Over the past decade, the pharmaceutical industry has seen the expiry of numerous, lucrative drug patents. This spike in patent expiries is known as “the Patent Cliff”.

From 2011 through 2013, drug companies lost patents on drugs with total annual sales of $117 billion. Competitors ate up roughly three-quarters of those sales ($86 billion in revenues).

Then in 2015 alone, drug companies lost patent protection on drugs with total annual revenues of $65 billion.

These are huge holes to fill in the drug pipelines of multinational pharmaceutical companies. These are major revenues streams to attempt to replace. It’s no wonder this is characterized as a “cliff”.

Big Pharma has never been hungrier for new drug discoveries – at a time when it has never been more expensive to develop a new drug.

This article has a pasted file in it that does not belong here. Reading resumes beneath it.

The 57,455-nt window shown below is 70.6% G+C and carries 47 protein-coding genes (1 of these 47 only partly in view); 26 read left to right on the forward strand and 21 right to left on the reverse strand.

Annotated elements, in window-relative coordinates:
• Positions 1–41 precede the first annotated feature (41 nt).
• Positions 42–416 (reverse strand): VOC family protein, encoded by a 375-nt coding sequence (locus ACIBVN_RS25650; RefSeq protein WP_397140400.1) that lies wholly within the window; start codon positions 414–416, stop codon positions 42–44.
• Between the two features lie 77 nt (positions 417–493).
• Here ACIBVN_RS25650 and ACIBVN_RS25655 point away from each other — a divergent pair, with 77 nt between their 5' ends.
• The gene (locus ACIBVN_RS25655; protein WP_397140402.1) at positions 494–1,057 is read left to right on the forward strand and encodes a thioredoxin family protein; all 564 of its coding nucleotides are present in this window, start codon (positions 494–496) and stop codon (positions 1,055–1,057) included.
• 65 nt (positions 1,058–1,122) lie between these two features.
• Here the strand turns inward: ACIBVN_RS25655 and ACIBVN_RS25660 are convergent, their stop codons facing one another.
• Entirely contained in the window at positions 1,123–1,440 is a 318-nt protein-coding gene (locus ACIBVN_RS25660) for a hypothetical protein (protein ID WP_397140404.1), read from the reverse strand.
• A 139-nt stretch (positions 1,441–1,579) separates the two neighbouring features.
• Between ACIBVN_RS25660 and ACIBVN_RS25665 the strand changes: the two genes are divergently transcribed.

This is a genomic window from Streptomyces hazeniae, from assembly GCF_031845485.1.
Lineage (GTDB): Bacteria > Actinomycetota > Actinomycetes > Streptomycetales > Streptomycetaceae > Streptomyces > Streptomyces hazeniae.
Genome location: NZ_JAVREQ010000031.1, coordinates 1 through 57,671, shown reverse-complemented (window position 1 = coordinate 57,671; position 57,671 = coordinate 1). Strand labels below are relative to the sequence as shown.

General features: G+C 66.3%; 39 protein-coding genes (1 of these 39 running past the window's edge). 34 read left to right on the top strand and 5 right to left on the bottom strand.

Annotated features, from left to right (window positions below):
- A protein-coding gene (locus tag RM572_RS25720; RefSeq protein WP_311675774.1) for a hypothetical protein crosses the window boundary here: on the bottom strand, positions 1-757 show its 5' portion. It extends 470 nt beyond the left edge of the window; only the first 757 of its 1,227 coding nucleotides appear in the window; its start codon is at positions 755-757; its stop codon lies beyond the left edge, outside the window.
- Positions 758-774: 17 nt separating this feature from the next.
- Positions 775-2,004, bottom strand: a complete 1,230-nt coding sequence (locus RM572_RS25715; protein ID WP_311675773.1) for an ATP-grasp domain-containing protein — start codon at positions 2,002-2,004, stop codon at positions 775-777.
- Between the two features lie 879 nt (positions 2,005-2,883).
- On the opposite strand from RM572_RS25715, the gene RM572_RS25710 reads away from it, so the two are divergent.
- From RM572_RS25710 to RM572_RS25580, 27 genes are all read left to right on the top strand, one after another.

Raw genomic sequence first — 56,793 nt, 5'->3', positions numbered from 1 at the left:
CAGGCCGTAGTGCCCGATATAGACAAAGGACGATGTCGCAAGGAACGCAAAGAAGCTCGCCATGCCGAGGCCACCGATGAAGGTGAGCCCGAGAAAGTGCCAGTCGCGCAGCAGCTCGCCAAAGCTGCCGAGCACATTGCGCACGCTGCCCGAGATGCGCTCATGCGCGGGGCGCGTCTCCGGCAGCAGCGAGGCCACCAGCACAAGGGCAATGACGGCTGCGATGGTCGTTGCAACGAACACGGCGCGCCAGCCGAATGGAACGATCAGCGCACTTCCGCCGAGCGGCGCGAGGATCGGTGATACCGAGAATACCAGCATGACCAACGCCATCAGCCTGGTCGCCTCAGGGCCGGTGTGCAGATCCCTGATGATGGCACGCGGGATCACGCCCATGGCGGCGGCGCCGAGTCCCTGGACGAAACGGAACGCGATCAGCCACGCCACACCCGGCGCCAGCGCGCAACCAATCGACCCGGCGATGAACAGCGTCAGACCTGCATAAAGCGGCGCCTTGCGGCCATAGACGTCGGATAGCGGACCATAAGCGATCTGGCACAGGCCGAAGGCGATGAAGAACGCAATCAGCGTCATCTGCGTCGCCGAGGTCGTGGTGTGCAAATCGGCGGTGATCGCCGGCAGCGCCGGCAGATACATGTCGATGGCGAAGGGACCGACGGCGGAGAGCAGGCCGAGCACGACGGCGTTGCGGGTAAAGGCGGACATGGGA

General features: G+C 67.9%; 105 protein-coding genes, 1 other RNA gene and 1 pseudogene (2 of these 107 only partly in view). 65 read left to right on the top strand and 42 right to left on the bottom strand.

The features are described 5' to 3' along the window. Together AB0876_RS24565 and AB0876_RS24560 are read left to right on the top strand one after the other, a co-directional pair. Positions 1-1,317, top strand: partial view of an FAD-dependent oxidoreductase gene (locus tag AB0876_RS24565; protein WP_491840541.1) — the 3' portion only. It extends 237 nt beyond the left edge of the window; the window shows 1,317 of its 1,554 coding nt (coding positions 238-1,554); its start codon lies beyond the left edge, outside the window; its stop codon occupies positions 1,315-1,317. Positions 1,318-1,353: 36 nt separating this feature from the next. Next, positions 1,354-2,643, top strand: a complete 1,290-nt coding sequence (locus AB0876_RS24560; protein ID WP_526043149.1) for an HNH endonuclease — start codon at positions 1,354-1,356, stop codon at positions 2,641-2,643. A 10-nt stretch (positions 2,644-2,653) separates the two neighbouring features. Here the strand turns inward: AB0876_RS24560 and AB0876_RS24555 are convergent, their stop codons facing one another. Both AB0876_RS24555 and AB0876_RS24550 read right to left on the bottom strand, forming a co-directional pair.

This accounts for why so many junior pharma companies are engaging in this Darwinian contest to develop new drugs: the potential pot of gold at the end of the rainbow.

With Big Pharma needing so many new drugs, with drug development costs so high, and with viable concepts for new drugs in short supply; increasingly multinational drug companies are simply writing big checks to replenish their drug pipelines.

Billion-dollar takeouts

Billion-dollar drug acquisition deals are commonplace in the pharmaceutical industry, such as this 2018 deal.
Novartis bets big on gene therapy with $8.7 billion AveXis deal

ZURICH (Reuters) - Swiss drugmaker Novartis (NOVN.S) is moving further into gene therapy by buying AveXis AVXS.O for $8.7 billion, adding a rare-disease treatment that could reap billions in sales.